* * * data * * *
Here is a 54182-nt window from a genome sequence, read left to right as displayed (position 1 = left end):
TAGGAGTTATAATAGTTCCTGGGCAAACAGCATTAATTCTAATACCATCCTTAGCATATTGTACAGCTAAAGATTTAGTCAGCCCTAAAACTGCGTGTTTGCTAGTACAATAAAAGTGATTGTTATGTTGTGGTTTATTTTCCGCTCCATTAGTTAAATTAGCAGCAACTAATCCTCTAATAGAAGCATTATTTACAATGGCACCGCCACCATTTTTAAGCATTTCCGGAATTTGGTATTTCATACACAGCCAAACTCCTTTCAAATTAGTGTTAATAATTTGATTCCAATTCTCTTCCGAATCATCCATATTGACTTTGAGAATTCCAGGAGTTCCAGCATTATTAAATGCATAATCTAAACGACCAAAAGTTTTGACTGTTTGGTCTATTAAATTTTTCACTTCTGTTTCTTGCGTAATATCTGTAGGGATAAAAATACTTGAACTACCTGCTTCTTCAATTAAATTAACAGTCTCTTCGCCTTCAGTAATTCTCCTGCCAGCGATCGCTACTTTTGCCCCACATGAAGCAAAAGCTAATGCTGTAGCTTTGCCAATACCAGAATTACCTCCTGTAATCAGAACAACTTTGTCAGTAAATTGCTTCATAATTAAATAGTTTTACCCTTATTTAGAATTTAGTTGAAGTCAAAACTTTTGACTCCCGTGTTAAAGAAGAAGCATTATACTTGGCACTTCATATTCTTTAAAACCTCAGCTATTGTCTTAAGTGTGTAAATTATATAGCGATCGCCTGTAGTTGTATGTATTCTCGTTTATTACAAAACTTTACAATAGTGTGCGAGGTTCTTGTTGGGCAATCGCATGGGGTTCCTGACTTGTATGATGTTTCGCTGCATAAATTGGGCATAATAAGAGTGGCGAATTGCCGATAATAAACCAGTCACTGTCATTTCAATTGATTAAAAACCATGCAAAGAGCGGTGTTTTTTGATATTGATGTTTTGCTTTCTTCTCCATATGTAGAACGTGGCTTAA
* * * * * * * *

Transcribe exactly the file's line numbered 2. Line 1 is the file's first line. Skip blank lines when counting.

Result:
TAGGAGTTATAATAGTTCCTGGGCAAACAGCATTAATTCTAATACCATCCTTAGCATATTGTACAGCTAAAGATTTAGTCAGCCCTAAAACTGCGTGTTTGCTAGTACAATAAAAGTGATTGTTATGTTGTGGTTTATTTTCCGCTCCATTAGTTAAATTAGCAGCAACTAATCCTCTAATAGAAGCATTATTTACAATGGCACCGCCACCATTTTTAAGCATTTCCGGAATTTGGTATTTCATACACAGCCAAACTCCTTTCAAATTAGTGTTAATAATTTGATTCCAATTCTCTTCCGAATCATCCATATTGACTTTGAGAATTCCAGGAGTTCCAGCATTATTAAATGCATAATCTAAACGACCAAAAGTTTTGACTGTTTGGTCTATTAAATTTTTCACTTCTGTTTCTTGCGTAATATCTGTAGGGATAAAAATACTTGAACTACCTGCTTCTTCAATTAAATTAACAGTCTCTTCGCCTTCAGTAATTCTCCTGCCAGCGATCGCTACTTTTGCCCCACATGAAGCAAAAGCTAATGCTGTAGCTTTGCCAATACCAGAATTACCTCCTGTAATCAGAACAACTTTGTCAGTAAATTGCTTCATAATTAAATAGTTTTACCCTTATTTAGAATTTAGTTGAAGTCAAAACTTTTGACTCCCGTGTTAAAGAAGAAGCATTATACTTGGCACTTCATATTCTTTAAAACCTCAGCTATTGTCTTAAGTGTGTAAATTATATAGCGATCGCCTGTAGTTGTATGTATTCTCGTTTATTACAAAACTTTACAATAGTGTGCGAGGTTCTTGTTGGGCAATCGCATGGGGTTCCTGACTTGTATGATGTTTCGCTGCATAAATTGGGCATAATAAGAGTGGCGAATTGCCGATAATAAACCAGTCACTGTCATTTCAATTGATTAAAAACCATGCAAAGAGCGGTGTTTTTTGATATTGATGTTTTGCTTTCTTCTCCATATGTAGAACGTGGCTTAA